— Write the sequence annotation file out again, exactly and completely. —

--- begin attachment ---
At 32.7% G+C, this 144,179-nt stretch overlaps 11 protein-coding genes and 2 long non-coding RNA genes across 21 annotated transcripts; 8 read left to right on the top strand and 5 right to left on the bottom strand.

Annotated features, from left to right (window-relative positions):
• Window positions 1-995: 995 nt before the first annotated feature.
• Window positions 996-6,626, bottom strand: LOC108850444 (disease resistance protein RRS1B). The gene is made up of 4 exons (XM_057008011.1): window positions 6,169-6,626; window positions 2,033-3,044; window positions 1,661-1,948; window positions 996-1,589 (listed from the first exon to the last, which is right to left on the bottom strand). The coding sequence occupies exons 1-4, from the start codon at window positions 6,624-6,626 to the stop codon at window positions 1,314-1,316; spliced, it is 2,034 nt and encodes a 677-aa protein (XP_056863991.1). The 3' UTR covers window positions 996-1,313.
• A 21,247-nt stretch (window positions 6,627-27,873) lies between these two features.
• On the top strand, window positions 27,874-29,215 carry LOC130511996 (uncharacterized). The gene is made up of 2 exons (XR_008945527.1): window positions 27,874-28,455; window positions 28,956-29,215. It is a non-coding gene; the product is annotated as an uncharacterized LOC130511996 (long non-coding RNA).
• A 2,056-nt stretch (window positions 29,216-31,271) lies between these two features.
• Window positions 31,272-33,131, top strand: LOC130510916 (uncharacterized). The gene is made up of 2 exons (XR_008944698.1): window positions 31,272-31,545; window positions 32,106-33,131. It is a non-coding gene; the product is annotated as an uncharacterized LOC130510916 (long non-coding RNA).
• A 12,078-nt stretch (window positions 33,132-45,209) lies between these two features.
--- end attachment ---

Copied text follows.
At 32.7% G+C, this 144,179-nt stretch overlaps 11 protein-coding genes and 2 long non-coding RNA genes across 21 annotated transcripts; 8 read left to right on the top strand and 5 right to left on the bottom strand.

Annotated features, from left to right (window-relative positions):
• Window positions 1-995: 995 nt before the first annotated feature.
• Window positions 996-6,626, bottom strand: LOC108850444 (disease resistance protein RRS1B). The gene is made up of 4 exons (XM_057008011.1): window positions 6,169-6,626; window positions 2,033-3,044; window positions 1,661-1,948; window positions 996-1,589 (listed from the first exon to the last, which is right to left on the bottom strand). The coding sequence occupies exons 1-4, from the start codon at window positions 6,624-6,626 to the stop codon at window positions 1,314-1,316; spliced, it is 2,034 nt and encodes a 677-aa protein (XP_056863991.1). The 3' UTR covers window positions 996-1,313.
• A 21,247-nt stretch (window positions 6,627-27,873) lies between these two features.
• On the top strand, window positions 27,874-29,215 carry LOC130511996 (uncharacterized). The gene is made up of 2 exons (XR_008945527.1): window positions 27,874-28,455; window positions 28,956-29,215. It is a non-coding gene; the product is annotated as an uncharacterized LOC130511996 (long non-coding RNA).
• A 2,056-nt stretch (window positions 29,216-31,271) lies between these two features.
• Window positions 31,272-33,131, top strand: LOC130510916 (uncharacterized). The gene is made up of 2 exons (XR_008944698.1): window positions 31,272-31,545; window positions 32,106-33,131. It is a non-coding gene; the product is annotated as an uncharacterized LOC130510916 (long non-coding RNA).
• A 12,078-nt stretch (window positions 33,132-45,209) lies between these two features.